Wednesday, August 08, 2007

Water, sewage, trash, hazardous waste, recycling

I also read an article this morning about disposing of compact flourescent light bulbs, and how to clean up after them if they break. Now, most of us know that you can't just put them in the garbage, but what to do if your area doesn't have an accessible hazardous waste drop-off site. When we were moving here, I tried to dispose of small propane gas tanks (apparently left by the former owners) - the size used on a small camping stove - no place to take them unless they were empty. One government person suggested that I use something to open the valve and let the propane out into the atmosphere and throw them in the regular trash. Oh yeah, I want to poke something in that hole and be hit by pressurized propane - not to mention the explosion danger. What I did was find someone who had a small camping stove and gave them to her. I didn't know which ones were empty and which weren't.

And, you can throw away dried paint but not liquid paint. So, you set the bucket outside and let it dry out, then put it in your trash. I think I've missed the point on this one. If you can't send liquid paint to the dump, wouldn't letting the dangerous fumes and stuff evaporate into the air be harmful?

I think I don't understand some of our trash disposal and recycling. I keep reading, but different areas have different rules. Through taxes and utilities, we pay for recycling of glass, metal cans, plastic and newsprint. They won't take magazines and junk mail. We have to collect them and carry them to a separate site (operated by the same company that picks up our recycling). Likewise with yard waste, cardboard, packing styrofoam, etc. Our trash pickup is Pay as You Throw - put a sticker on your can for every three kitchen size trash bags - stickers cost $2.50 each.

We're told that washing a full load of dishes in the dishwasher takes less water and energy than washing them by hand. But, unless I use the drying cycle on my diswasher, I get mineral spotting on my dishes - some of which becomes permanent. So, I'm probably not saving anything by using the dishwasher except my sanity.

And, this brings up the subject of water. Our county water is very soft, very full of minerals like calcium and chlorine. It tastes terrible and upsets my stomach. We got bottled water and a dispenser when we first moved here. Then we noticed that our skin was itching all the time, despite lotions and changing soaps and all the usual stuff. One morning I was overwhelmed in the shower by the chlorine odor. So, we had a whole house water filer put in that takes out the chlorine and some other things. Finally, we resorted to a reverse osmosis system for one small tap in the kitchen so that we could cook and wash food safely. Yet, all the required reports for our county water system are good.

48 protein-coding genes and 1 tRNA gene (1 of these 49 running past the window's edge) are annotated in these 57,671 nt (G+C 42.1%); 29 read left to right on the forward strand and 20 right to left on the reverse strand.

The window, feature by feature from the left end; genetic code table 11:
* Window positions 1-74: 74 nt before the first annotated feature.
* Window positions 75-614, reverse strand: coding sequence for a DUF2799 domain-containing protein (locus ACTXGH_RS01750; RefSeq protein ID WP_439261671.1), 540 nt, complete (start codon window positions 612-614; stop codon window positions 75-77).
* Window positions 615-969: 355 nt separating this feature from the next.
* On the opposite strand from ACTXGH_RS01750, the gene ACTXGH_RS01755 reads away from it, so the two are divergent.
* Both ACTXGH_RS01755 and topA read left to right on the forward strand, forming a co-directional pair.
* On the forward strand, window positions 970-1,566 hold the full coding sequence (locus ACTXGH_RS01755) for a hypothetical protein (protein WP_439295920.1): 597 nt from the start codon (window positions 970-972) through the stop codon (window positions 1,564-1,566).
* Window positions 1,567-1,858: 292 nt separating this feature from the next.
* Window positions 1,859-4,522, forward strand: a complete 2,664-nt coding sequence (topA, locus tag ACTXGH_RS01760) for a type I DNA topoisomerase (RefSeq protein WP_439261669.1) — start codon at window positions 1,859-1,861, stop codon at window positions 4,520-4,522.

So where does all this water go? Into our septic tank. Our county offers residents in our area hookups to the county sewage system. This is somewhat misleading. What they actually offer (for several thousand dollars installation and a monthly fee) is a pumpout of your septic tank when it reaches a certain overflow level. For $100, I can get the septic tank pumped out by a local for-profit company.

We do what we can. We recycle everything that the recycling center will take; we wash only full loads of dishes and clothing. We drive our high mileage cars most of the time - hard to fit a sheet of plywood in one of them. But, I did put five people in my Prius recently for an all day outing. No one was unduly crowded.

Learning to conserve our earth's resources is not easy. I've worried so much this morning that I think I need a Twinkie, now.

1 comment:

klady said...

I'll join you in that twinkie!

Yes, it really takes quite a lot to sort through the best ways (always at present) to conserve. What really struck me about Kingsolver's book on food was that *we* spend/waste so much on travel expenses for food -- what it costs in terms of fuel consumption and other resources to ship things all over the world. I'm no economist but her entire book makes me wonder about our entire global economy in much deeper ways than I ever imagined.

But back to the day to day problems of what to do at home, it's tough. I'm horrified at the gas mileage on my new Subaru, but it had the highest safety ratings and it's AWD is such a great help here in the wintertime. So hard to draw the line between self-interest and community, local and worldwide.

Maybe I'll take a walk and think about it some more (after that Twinkie!). Thanks for raising these issues.